There is a difference between generating an imagined picture and producing something that gets as close as possible to that imagined picture, or […] tracking something through an earlier piece of work.”
JÖRG SASSE’s “Sketches” are the basic material that looms largest in the entire working process. They are based on a huge store of amateur and the artist’s own photos which are only briefly edited in the first viewing, staying relatively close to the original material. Only few of these sketches, about ten to fifteen per year, are later elaborated into “tableaux”.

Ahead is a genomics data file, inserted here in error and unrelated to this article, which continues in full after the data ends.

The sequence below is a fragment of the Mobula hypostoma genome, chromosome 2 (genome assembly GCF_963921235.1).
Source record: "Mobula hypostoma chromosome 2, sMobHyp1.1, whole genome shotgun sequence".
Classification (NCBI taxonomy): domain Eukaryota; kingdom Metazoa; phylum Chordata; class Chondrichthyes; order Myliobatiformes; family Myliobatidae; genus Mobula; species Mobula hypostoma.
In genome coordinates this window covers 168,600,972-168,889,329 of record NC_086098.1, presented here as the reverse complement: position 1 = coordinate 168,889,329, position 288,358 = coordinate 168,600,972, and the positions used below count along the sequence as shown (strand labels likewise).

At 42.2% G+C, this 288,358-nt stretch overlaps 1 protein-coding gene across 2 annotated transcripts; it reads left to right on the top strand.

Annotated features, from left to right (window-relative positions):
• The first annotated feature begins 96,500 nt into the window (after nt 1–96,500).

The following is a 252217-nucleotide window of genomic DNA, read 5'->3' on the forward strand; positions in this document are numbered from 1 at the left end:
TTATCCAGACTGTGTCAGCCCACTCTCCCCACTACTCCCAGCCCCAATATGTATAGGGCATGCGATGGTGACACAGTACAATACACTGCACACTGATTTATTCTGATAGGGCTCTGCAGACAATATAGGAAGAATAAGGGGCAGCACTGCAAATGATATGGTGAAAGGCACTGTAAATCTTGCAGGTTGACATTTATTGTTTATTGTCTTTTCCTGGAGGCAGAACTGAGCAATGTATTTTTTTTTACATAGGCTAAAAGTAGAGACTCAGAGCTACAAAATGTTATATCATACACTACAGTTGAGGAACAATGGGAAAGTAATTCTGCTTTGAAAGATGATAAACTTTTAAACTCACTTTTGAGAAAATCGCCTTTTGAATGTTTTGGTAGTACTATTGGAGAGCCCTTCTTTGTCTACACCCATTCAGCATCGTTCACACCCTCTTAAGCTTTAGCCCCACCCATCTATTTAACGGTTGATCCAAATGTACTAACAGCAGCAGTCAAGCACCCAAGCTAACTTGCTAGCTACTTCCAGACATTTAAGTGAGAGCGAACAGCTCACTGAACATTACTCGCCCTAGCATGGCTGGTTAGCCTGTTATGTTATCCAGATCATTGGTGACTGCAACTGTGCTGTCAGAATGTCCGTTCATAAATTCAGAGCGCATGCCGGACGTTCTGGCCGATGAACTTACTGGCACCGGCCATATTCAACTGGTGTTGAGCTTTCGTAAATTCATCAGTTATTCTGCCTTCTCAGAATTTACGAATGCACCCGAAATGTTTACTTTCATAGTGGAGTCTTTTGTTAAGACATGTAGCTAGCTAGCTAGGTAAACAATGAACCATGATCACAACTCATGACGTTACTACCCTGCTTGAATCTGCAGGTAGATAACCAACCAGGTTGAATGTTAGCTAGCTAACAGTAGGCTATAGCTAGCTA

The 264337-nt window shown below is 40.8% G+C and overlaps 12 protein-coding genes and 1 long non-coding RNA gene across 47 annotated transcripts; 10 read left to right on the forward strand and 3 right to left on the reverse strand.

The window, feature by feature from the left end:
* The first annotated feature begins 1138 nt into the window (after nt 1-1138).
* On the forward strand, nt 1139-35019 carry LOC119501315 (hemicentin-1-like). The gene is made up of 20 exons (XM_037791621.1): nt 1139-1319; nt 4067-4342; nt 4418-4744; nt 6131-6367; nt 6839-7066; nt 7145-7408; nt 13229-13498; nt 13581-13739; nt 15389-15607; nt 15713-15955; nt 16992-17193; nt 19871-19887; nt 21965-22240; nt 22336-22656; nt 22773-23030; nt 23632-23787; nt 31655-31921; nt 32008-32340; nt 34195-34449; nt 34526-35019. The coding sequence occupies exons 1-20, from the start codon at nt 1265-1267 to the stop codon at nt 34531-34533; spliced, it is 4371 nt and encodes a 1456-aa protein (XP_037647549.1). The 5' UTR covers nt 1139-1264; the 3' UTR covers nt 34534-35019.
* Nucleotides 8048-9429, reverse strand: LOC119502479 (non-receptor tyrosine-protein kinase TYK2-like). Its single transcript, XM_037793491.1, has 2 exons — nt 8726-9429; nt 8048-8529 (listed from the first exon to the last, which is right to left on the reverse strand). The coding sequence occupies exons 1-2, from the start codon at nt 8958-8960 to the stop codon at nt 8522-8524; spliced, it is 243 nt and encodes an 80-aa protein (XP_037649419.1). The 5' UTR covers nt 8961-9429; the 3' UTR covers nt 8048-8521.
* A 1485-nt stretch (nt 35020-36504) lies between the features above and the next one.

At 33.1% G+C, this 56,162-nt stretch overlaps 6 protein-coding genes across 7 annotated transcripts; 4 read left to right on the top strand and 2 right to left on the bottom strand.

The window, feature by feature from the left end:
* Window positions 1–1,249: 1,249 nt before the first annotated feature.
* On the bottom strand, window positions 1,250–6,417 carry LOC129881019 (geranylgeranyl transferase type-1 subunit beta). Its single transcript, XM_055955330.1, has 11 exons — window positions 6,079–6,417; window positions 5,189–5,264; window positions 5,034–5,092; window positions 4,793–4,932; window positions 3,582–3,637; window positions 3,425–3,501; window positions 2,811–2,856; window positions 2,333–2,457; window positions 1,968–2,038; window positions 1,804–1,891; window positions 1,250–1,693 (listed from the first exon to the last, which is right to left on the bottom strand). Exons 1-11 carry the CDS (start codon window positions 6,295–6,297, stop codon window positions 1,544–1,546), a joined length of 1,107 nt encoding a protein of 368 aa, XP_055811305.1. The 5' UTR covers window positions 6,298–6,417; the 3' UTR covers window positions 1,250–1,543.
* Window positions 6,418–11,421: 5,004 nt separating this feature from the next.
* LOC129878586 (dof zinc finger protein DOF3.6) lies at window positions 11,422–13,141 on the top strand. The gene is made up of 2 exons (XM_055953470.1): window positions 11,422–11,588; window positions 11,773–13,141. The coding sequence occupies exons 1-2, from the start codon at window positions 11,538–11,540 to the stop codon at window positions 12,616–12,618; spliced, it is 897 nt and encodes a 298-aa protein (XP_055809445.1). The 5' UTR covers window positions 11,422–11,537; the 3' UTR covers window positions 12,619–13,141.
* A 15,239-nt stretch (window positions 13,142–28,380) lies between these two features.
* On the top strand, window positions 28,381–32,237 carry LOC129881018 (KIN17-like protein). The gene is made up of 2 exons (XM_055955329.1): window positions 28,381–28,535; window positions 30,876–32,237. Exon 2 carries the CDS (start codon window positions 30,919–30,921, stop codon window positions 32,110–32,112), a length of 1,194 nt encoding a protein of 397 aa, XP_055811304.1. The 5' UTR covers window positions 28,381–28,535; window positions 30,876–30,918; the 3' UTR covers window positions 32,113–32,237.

Jörg Sasse, who knows nothing about the context that these anonymous amateur photos originated from, seeks to trace a concrete visual presence in these sketches: “Despite different motivations and intentions of the photographers, what they generally have in common is the wish to capture the moment. This moment may not be more than an impulse. A lucid moment of vision which becomes visible only by fading out anything else: placed between the photographer and the world, the camera promises concentration and transformation. In fact, an element of actual time frequently and unintendedly infiltrates the photo, which seemed insignificant when it was taken and, being unintentional, has no sentimental value if viewed shortly after the event. Detached from the mood and point in time of the (photographic) moment, depiction and reflection are both showing. A basic prerequisite of any sketch which, in the act of viewing, holds the evanescence of a new moment.”